Japan Platform, Japan
- Population: 128 million
- Year of foundation: 2000
- Staff size: 32
List of members
(46 JPF member NGOs as of January 2016)
- Association for Aid and Relief, Japan (AAR)
- ADRA Japan (ADRA)
- BRIDGE AISA JAPAN (BAJ)
- BHN Association (BHN)
- CCP Japan (CCP)
- Civic Force (CF)
- CWS Japan (CWS)
- Engineers Without Borders Japan (EWBJ)
- Radio FMYY (FMYY）
- Good Neighbors Japan (GNJP)
- Habitat for Humanity Japan (HFHJ)
- HOPE International Development Agency（HOPE)
- Humanitarian Medical Assistance (HuMA)
- ICA JAPAN (ICA)
- International Children’s Action Network (ICAN)
- International Corporation NGO IV-JAPAN (IVJ)
- IVY (IVY)
- Japan Agency for Development and Emergency (JADE)
- Japan Asian Association and Asian Friendship Society (JAFS)
- Japan Association for Refugees (JAR)
- Japan Actions for Relief Center (JARC)
- Japan Center for Conflict Prevention (JCCP)
- JEN (JEN)
- International Medical Volunteers Japan Heart (JH)
- JAPANESE ORGANIZATION FOR INTERNATIONAL COOPERATION IN FAMILY PLANNING (JOICFP)
- Japan Rescue Association (JRA)
- Japanese Red Cross Society (JRCS)
- KnK Japan (KnK)
- Millennium Promise Japan (MPJ)
- National Federation of UNESCO Association in Japan (NFUAJ)
- Nippon International Cooperation for Community Development (NICCO)
- ONE ASIA (OAJ)
- Operation Blessing Japan (OBJ)
- Oxfam Japan (OXFAM)
- PARC Interpeoples’ Cooperation (PARCIC)
- PEACE BOAT Disaster Relief Volunteer Center (PBV)
- Plan Japan (PLAN)
- Peace Winds Japan (PWJ)
- RESULTS Japan (RJP)
- Save the Children Japan (SCJ)
- SEEDS Asia (SEEDS)
- Shanti Volunteer Association (SVA)
- Thai Japan Education Development (TJED)
- Tono Magokoro Net (TMN)
- Wakachiai Project (WP)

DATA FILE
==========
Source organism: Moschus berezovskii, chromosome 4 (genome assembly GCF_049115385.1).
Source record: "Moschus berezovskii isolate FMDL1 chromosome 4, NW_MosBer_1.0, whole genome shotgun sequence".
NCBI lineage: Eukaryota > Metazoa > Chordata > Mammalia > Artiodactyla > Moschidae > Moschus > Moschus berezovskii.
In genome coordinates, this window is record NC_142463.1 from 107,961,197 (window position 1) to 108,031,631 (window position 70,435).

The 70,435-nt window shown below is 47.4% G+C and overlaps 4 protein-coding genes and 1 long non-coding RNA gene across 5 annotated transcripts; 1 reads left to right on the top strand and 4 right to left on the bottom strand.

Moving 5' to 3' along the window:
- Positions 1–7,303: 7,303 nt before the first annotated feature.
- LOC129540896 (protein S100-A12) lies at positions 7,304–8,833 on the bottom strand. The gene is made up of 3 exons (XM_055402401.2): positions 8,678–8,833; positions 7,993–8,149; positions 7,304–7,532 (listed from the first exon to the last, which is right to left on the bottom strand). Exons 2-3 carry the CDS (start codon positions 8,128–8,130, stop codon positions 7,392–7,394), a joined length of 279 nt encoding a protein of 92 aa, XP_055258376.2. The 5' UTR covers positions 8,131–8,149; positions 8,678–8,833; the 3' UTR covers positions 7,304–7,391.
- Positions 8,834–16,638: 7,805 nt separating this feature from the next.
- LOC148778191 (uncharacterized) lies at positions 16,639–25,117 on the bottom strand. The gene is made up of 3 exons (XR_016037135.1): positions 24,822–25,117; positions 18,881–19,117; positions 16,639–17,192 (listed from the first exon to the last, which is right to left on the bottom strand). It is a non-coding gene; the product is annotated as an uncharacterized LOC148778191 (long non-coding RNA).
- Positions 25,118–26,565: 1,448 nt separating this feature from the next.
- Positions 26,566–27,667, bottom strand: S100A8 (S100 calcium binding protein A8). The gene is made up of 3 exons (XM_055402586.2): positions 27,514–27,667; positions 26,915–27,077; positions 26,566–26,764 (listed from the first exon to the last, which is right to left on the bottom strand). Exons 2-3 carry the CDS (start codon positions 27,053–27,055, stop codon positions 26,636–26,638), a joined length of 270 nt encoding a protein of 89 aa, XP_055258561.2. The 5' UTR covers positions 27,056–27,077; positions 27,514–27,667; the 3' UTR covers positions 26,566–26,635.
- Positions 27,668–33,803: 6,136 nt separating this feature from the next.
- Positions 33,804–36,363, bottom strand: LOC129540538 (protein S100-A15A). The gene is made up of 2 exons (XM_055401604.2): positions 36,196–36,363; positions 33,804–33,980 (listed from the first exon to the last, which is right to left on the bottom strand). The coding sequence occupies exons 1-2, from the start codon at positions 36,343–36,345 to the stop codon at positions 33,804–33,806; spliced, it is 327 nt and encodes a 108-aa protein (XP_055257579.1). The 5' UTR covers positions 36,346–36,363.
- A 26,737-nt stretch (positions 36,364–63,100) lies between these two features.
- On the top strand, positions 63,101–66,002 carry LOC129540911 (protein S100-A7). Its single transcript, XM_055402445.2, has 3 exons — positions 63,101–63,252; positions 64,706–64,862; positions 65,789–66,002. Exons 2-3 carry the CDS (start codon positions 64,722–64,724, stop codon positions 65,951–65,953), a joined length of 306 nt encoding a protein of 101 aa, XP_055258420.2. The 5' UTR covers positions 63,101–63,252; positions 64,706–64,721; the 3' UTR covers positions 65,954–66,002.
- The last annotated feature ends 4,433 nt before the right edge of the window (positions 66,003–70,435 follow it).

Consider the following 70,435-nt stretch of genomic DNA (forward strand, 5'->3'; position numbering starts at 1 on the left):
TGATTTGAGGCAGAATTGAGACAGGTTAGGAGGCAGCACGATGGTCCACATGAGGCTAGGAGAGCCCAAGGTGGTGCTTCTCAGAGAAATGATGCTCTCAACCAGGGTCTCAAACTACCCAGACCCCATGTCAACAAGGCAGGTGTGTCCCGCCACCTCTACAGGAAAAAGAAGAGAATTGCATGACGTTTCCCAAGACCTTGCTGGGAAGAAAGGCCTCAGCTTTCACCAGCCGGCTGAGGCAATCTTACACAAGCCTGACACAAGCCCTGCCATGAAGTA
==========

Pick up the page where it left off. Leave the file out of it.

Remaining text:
- World Vision Japan (WVJ)
Private & Public Sector Partners:
- About 80 Japanese corporate partners as Corporate and Organizational Support Members
Japan Platform (JPF) was founded in 2000. This was after the conflict in Kosovo in April 1999, when it proved to be a challenge for the Japanese NGO community because individual NGOs were not able to provide effective aid on its own due to financial and technical limitations. As a result, four Japanese NGOs came together and came up with a plan to create what would have been called “Camp Japan” in Albania, a place from which the NGOs planned together to provide emergency humanitarian aid for the refugees from Kosovo.
Although the “Camp Japan” plan did not come to fruition as the refugees returned to Kosovo when the bombings ended, the planning phase taught the Japanese NGO community many valuable lessons regarding emergency aid. It became clear that the NGO community’s strengths are in being more flexible and having fewer diplomatic and political restrictions compared to government agencies, and in being able to reach the field soon after the crisis erupted. Through additional exploration to determine the most effective model for Japanese humanitarian aid delivery, it also became clear that cooperation among multiple NGOs, the government, and the business community as well as media, the intellectual community, and other actors will be indispensable in increasing the amount and ability of Japanese contribution to humanitarian aid activities across the world. Thus the JPF concept was born, preparing with funding and operational plans for massive refugee crisis and large-scale natural disasters.